Disability benefits eased for war veterans with PTSD

Shreveport, LA (KSLA) - Nightmares, flashbacks, and deep depression are all symptoms of Post Traumatic Stress Disorder, also known as PTSD, which is many times diagnosed in veterans of war. But a big change is on the way for combat veterans who need disability benefits. The federal government is now making it easier for veterans with post-traumatic stress disorder to receive disability.

The Department of Veterans Affairs is planning to announce Monday that it will no longer require veterans to prove what might have triggered their illness in order to qualify for disability related to PTSD.

"We're seeing an awful lot of people come back from the present conflict with PTSD and other anxiety related symptoms," said Dr. Dean Robinson from the Overton Brooks VA Medical Center.

According Dr. Robinson, each year, close to 1000 veterans are diagnosed with the illness at the local Overton Brooks VA Medical Center. Currently, veterans have to document specific events that might have caused their PTSD and prove that they served in a war zone.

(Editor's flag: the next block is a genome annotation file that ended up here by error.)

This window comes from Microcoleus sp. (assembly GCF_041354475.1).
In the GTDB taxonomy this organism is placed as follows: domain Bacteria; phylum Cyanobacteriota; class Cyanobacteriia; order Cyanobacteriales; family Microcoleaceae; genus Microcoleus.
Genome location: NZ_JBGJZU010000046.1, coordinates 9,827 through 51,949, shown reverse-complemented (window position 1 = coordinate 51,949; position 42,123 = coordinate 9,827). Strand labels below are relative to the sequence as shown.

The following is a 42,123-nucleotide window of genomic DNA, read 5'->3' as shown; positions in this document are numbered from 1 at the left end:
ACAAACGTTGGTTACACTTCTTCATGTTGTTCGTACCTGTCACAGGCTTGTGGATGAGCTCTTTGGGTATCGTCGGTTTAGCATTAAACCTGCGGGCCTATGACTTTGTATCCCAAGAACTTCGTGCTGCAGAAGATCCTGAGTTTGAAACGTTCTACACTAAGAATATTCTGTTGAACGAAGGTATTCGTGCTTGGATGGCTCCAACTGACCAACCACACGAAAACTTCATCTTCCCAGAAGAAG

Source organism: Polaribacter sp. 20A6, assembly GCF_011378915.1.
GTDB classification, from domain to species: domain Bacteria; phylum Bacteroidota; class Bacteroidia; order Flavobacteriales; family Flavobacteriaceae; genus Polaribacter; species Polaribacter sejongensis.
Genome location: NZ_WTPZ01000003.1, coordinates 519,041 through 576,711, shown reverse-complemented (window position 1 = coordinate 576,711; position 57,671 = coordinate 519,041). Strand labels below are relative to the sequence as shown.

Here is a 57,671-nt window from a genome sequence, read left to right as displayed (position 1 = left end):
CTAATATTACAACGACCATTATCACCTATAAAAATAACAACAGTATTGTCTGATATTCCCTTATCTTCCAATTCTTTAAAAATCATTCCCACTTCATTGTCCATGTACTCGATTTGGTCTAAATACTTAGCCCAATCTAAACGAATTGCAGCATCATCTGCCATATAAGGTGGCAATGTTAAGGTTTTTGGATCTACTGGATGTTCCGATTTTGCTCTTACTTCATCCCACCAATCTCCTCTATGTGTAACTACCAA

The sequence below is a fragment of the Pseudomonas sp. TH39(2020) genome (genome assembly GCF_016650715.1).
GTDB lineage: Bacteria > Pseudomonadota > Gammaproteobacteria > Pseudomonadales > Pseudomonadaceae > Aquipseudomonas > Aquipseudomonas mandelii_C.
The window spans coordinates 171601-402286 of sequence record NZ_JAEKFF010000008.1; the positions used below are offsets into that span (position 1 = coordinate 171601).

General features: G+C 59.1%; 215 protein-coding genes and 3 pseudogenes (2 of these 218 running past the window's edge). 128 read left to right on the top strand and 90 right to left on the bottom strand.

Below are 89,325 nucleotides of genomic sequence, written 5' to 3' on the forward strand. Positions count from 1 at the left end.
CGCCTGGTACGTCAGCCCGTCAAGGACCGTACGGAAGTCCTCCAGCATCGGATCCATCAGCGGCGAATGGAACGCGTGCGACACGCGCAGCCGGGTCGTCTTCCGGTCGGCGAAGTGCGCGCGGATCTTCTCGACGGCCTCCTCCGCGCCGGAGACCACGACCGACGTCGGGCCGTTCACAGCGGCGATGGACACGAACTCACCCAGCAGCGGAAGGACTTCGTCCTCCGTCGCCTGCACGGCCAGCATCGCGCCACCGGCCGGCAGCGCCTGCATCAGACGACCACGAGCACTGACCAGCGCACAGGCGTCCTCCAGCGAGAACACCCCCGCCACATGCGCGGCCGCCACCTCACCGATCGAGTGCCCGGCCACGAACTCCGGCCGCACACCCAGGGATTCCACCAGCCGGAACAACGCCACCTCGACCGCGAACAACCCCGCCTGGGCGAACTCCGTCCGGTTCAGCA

"It's been a paper trail to have to come up with some documents to show where they've been, what they've done and then have to go through interviews," said Bob Yates, a local retired veteran, "a process that often times makes it very difficult."

"The nature of their problem is such that the constant reminders of what they went through tend to trigger the symptoms," added Dr. Robinson.

Under new regulations, veterans will be screened by VA medical staff to confirm that their claims are consistent with the location and circumstances of military service.

"I hope that does a lot to help people that have that problem," said Joseph Lott who is also a retired veteran. Lott says he knows how serious the condition can be.

"Not even the same person that you once knew, they're so stressed out."

The new regulations, which would apply to veterans of all wars comes with a price tag of about five billion dollars over a period of years and Dr. Robinson says it is well worth the price.

"I think in the long run we will save more than that by helping these people early in the process," added Dr. Robinson.

A national study estimates that 300-thousand returning veterans have symptoms of PTSD.